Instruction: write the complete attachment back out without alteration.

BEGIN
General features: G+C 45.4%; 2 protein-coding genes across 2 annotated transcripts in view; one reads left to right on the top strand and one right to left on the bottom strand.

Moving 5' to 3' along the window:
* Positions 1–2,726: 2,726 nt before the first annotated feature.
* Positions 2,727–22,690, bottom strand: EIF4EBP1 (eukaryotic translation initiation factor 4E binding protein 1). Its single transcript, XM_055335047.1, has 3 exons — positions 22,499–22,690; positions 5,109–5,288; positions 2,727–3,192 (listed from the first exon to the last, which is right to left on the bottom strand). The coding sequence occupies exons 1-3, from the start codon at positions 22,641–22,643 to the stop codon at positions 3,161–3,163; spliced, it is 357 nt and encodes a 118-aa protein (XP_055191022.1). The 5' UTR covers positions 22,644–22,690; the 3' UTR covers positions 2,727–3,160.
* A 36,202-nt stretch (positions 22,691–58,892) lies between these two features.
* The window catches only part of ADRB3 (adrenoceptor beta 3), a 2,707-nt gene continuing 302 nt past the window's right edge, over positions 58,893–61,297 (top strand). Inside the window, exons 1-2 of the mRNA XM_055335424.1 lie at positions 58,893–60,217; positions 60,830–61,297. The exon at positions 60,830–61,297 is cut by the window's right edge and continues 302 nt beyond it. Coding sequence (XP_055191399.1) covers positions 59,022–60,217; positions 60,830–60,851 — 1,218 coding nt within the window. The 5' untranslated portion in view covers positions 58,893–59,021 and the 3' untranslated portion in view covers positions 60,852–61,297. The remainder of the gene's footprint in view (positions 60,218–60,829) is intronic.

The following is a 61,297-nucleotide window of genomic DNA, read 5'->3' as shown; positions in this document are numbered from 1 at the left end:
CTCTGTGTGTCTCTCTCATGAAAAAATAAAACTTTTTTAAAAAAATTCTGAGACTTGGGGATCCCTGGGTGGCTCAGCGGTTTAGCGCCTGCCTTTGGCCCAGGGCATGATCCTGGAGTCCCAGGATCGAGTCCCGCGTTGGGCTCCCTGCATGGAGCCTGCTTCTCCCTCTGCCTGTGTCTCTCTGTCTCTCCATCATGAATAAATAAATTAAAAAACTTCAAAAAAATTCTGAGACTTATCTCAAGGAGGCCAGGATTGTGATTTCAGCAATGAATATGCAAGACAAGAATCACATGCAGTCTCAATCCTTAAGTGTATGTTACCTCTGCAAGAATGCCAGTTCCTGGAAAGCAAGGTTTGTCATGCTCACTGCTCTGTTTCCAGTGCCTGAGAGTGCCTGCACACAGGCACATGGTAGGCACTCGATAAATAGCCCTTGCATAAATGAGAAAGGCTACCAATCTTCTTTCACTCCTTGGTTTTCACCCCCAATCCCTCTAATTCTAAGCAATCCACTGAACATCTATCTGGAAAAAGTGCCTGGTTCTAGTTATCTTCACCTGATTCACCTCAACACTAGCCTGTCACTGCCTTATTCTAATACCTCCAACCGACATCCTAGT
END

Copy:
General features: G+C 45.4%; 2 protein-coding genes across 2 annotated transcripts in view; one reads left to right on the top strand and one right to left on the bottom strand.

Moving 5' to 3' along the window:
* Positions 1–2,726: 2,726 nt before the first annotated feature.
* Positions 2,727–22,690, bottom strand: EIF4EBP1 (eukaryotic translation initiation factor 4E binding protein 1). Its single transcript, XM_055335047.1, has 3 exons — positions 22,499–22,690; positions 5,109–5,288; positions 2,727–3,192 (listed from the first exon to the last, which is right to left on the bottom strand). The coding sequence occupies exons 1-3, from the start codon at positions 22,641–22,643 to the stop codon at positions 3,161–3,163; spliced, it is 357 nt and encodes a 118-aa protein (XP_055191022.1). The 5' UTR covers positions 22,644–22,690; the 3' UTR covers positions 2,727–3,160.
* A 36,202-nt stretch (positions 22,691–58,892) lies between these two features.
* The window catches only part of ADRB3 (adrenoceptor beta 3), a 2,707-nt gene continuing 302 nt past the window's right edge, over positions 58,893–61,297 (top strand). Inside the window, exons 1-2 of the mRNA XM_055335424.1 lie at positions 58,893–60,217; positions 60,830–61,297. The exon at positions 60,830–61,297 is cut by the window's right edge and continues 302 nt beyond it. Coding sequence (XP_055191399.1) covers positions 59,022–60,217; positions 60,830–60,851 — 1,218 coding nt within the window. The 5' untranslated portion in view covers positions 58,893–59,021 and the 3' untranslated portion in view covers positions 60,852–61,297. The remainder of the gene's footprint in view (positions 60,218–60,829) is intronic.

The following is a 61,297-nucleotide window of genomic DNA, read 5'->3' as shown; positions in this document are numbered from 1 at the left end:
CTCTGTGTGTCTCTCTCATGAAAAAATAAAACTTTTTTAAAAAAATTCTGAGACTTGGGGATCCCTGGGTGGCTCAGCGGTTTAGCGCCTGCCTTTGGCCCAGGGCATGATCCTGGAGTCCCAGGATCGAGTCCCGCGTTGGGCTCCCTGCATGGAGCCTGCTTCTCCCTCTGCCTGTGTCTCTCTGTCTCTCCATCATGAATAAATAAATTAAAAAACTTCAAAAAAATTCTGAGACTTATCTCAAGGAGGCCAGGATTGTGATTTCAGCAATGAATATGCAAGACAAGAATCACATGCAGTCTCAATCCTTAAGTGTATGTTACCTCTGCAAGAATGCCAGTTCCTGGAAAGCAAGGTTTGTCATGCTCACTGCTCTGTTTCCAGTGCCTGAGAGTGCCTGCACACAGGCACATGGTAGGCACTCGATAAATAGCCCTTGCATAAATGAGAAAGGCTACCAATCTTCTTTCACTCCTTGGTTTTCACCCCCAATCCCTCTAATTCTAAGCAATCCACTGAACATCTATCTGGAAAAAGTGCCTGGTTCTAGTTATCTTCACCTGATTCACCTCAACACTAGCCTGTCACTGCCTTATTCTAATACCTCCAACCGACATCCTAGT